As with shop-bought Madras curry powder, tandoori masala can contain the garam masala spice blend.
Tandoori masala is earthy and spicy. And it makes a great substitute for hot Madras curry powder. Use it as a direct substitute.
3. Hot curry powder
Hot curry powder is a good substitute to replicate the heat of Madras curry powder. This spice blend typically includes cumin, coriander, turmeric, ginger, fenugreek, and cayenne pepper.
It has a similar heat level to Madras curry powder, but the flavour may not be as complex. Add some additional spices like mustard or ground seeds to enhance the flavour.
You can also use regular curry powder with extra chilli powder to boost the heat. Add cayenne pepper, red pepper flakes, or fresh red chilli pepper (whole or finely sliced) directly to your dish. Start with small amounts of chilli and increase the heat after tasting.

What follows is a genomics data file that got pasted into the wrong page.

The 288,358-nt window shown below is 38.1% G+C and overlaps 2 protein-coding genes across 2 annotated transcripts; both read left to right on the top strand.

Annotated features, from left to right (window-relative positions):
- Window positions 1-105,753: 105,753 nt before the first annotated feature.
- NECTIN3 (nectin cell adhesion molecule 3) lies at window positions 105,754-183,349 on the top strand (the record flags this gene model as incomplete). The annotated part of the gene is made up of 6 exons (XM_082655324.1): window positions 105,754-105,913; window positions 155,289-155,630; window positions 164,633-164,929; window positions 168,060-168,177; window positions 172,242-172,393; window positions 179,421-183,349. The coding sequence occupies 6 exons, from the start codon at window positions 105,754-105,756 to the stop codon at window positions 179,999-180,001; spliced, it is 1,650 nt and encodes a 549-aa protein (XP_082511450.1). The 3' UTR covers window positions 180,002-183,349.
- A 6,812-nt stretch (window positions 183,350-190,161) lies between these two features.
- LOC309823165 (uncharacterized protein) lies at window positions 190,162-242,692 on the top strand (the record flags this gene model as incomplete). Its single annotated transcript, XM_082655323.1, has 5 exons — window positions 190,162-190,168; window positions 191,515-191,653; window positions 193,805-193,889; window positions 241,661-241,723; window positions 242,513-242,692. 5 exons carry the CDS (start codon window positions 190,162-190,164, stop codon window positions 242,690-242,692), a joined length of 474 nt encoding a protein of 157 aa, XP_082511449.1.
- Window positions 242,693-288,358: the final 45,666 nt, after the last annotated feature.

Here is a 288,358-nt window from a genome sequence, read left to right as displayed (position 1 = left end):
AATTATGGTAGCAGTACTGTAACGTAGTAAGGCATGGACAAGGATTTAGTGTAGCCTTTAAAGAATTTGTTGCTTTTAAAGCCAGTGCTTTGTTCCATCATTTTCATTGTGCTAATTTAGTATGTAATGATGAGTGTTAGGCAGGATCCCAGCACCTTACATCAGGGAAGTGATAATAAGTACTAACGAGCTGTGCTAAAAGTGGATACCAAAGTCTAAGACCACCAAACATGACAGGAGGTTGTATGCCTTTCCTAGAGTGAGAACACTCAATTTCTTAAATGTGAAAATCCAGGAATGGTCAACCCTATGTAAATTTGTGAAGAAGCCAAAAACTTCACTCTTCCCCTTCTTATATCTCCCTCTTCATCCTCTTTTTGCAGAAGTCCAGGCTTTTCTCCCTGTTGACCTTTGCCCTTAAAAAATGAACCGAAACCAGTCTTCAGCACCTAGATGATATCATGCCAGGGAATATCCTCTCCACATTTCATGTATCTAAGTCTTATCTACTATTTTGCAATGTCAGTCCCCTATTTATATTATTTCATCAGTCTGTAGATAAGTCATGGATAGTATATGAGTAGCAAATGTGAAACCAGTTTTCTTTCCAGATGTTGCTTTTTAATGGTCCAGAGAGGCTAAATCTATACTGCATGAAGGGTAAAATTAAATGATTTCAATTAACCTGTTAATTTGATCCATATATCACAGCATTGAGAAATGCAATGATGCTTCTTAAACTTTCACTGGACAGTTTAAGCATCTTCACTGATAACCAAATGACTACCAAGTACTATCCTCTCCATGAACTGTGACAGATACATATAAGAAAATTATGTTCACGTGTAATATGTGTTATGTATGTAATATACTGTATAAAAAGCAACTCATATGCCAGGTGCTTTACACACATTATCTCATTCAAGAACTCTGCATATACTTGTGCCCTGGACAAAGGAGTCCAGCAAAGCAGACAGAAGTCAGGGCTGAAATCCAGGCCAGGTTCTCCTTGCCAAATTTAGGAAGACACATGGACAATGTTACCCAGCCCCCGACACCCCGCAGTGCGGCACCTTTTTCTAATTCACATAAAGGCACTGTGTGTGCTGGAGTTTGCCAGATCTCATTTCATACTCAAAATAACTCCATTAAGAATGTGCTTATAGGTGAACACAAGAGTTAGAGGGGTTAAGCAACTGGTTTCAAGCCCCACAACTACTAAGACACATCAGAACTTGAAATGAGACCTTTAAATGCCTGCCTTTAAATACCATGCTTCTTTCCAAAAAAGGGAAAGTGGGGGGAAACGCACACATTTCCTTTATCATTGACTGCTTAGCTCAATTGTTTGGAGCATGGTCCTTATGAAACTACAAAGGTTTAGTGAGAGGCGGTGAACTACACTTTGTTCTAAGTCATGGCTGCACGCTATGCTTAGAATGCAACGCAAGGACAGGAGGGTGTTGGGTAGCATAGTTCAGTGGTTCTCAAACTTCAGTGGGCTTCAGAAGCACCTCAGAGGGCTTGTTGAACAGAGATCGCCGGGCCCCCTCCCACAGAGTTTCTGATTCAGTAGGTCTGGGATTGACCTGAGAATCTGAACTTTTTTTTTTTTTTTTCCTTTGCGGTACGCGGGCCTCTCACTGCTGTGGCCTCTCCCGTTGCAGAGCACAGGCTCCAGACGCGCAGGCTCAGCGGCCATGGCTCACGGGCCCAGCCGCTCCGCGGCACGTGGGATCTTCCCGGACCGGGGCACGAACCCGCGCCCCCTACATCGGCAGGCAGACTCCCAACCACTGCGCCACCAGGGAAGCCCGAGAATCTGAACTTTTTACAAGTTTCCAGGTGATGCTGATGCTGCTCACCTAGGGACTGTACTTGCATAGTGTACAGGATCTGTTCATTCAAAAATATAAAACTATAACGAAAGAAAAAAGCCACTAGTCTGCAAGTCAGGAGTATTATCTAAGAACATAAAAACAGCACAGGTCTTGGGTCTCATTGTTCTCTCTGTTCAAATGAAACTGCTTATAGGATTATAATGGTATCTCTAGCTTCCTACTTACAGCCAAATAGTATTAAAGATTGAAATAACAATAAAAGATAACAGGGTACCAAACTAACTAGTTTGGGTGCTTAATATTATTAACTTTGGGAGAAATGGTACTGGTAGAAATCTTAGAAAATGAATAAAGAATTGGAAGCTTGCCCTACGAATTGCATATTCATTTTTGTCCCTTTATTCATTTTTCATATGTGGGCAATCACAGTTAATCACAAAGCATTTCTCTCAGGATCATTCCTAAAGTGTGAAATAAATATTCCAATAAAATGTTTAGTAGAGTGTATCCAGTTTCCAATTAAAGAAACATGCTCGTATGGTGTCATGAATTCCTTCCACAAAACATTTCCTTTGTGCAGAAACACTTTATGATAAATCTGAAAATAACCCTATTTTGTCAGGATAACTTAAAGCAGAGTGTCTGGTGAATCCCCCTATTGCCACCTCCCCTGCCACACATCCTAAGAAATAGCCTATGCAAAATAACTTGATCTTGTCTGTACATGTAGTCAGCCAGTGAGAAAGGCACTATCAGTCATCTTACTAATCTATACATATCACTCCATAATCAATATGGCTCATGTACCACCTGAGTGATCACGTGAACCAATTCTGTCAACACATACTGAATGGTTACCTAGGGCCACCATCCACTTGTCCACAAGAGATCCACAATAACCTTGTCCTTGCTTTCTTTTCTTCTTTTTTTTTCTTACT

4. Garam masala
Garam masala is a spice blend commonly used in Indian cuisine. The spice mix includes a variety of spices, toasted and ground – such as cinnamon, cloves, cardamom, cumin, fennel seeds and star anise. It has a warm, aromatic flavour that is slightly sweet.
While garam masala is not hot like Madras curry powder, it has a similar flavour profile. Use it in the same proportion as Madras curry powder for an excellent non-spicy Madras curry powder alternative if you want milder curries.
Or, add a pinch of cayenne pepper or red pepper flakes for heat. And add some turmeric to taste if your curry lacks the orange colour of Madras curry.
5. Tikka masala
Tikka masala curry powder is another good substitute for Madras curry powder. It includes spices like cumin, coriander, paprika, turmeric, and cayenne pepper. It has a mild to medium level of heat and a sweet, smoky flavour.
The exact origin of the popular Chicken tikka masala dish is uncertain. But it was most likely popularised by Indian cooks in Great Britain. Therefore, the spice blend is a British blend of Indian spices.
You can increase the heat by adding more cayenne pepper or red pepper flakes for a hot Madras curry. Or use it as a direct substitute for a milder curry.
6. Sambar powder